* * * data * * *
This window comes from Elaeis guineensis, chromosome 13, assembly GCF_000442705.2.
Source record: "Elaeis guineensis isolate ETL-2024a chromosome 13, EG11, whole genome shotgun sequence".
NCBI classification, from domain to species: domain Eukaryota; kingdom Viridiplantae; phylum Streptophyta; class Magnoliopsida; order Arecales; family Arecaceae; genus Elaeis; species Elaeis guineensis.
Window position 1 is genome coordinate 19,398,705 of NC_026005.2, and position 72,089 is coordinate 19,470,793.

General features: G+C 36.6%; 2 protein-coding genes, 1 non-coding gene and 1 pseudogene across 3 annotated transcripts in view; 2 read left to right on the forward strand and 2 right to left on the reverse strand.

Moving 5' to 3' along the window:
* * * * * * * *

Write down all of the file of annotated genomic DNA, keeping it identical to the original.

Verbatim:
This window comes from Elaeis guineensis, chromosome 13, assembly GCF_000442705.2.
Source record: "Elaeis guineensis isolate ETL-2024a chromosome 13, EG11, whole genome shotgun sequence".
NCBI classification, from domain to species: domain Eukaryota; kingdom Viridiplantae; phylum Streptophyta; class Magnoliopsida; order Arecales; family Arecaceae; genus Elaeis; species Elaeis guineensis.
Window position 1 is genome coordinate 19,398,705 of NC_026005.2, and position 72,089 is coordinate 19,470,793.

General features: G+C 36.6%; 2 protein-coding genes, 1 non-coding gene and 1 pseudogene across 3 annotated transcripts in view; 2 read left to right on the forward strand and 2 right to left on the reverse strand.

Moving 5' to 3' along the window: